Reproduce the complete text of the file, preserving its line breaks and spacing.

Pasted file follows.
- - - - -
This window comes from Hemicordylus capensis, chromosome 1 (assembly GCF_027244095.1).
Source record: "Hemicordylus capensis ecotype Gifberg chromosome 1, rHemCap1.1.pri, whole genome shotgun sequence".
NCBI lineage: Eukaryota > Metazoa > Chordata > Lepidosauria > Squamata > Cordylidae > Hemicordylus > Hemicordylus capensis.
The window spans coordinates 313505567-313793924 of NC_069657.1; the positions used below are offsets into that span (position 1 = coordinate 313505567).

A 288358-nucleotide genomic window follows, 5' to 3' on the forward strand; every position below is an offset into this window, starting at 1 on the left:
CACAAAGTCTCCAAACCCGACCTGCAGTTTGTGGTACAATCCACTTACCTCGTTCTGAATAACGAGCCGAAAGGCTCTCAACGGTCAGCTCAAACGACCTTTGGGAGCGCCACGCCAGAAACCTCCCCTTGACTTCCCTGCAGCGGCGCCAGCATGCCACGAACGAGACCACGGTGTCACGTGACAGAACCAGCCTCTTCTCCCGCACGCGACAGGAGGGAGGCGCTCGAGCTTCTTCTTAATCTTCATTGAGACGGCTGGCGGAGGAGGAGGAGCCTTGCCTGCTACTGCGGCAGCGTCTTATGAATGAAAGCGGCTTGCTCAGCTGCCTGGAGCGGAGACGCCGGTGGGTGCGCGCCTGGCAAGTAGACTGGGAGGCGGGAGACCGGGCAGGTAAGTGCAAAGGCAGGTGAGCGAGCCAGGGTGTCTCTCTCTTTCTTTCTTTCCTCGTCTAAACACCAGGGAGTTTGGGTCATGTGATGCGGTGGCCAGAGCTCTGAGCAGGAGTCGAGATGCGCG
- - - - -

This window comes from Hemicordylus capensis, chromosome 1 (assembly GCF_027244095.1).
Source record: "Hemicordylus capensis ecotype Gifberg chromosome 1, rHemCap1.1.pri, whole genome shotgun sequence".
NCBI lineage: Eukaryota > Metazoa > Chordata > Lepidosauria > Squamata > Cordylidae > Hemicordylus > Hemicordylus capensis.
The window spans coordinates 313505567-313793924 of NC_069657.1; the positions used below are offsets into that span (position 1 = coordinate 313505567).

A 288358-nucleotide genomic window follows, 5' to 3' on the forward strand; every position below is an offset into this window, starting at 1 on the left:
CACAAAGTCTCCAAACCCGACCTGCAGTTTGTGGTACAATCCACTTACCTCGTTCTGAATAACGAGCCGAAAGGCTCTCAACGGTCAGCTCAAACGACCTTTGGGAGCGCCACGCCAGAAACCTCCCCTTGACTTCCCTGCAGCGGCGCCAGCATGCCACGAACGAGACCACGGTGTCACGTGACAGAACCAGCCTCTTCTCCCGCACGCGACAGGAGGGAGGCGCTCGAGCTTCTTCTTAATCTTCATTGAGACGGCTGGCGGAGGAGGAGGAGCCTTGCCTGCTACTGCGGCAGCGTCTTATGAATGAAAGCGGCTTGCTCAGCTGCCTGGAGCGGAGACGCCGGTGGGTGCGCGCCTGGCAAGTAGACTGGGAGGCGGGAGACCGGGCAGGTAAGTGCAAAGGCAGGTGAGCGAGCCAGGGTGTCTCTCTCTTTCTTTCTTTCCTCGTCTAAACACCAGGGAGTTTGGGTCATGTGATGCGGTGGCCAGAGCTCTGAGCAGGAGTCGAGATGCGCG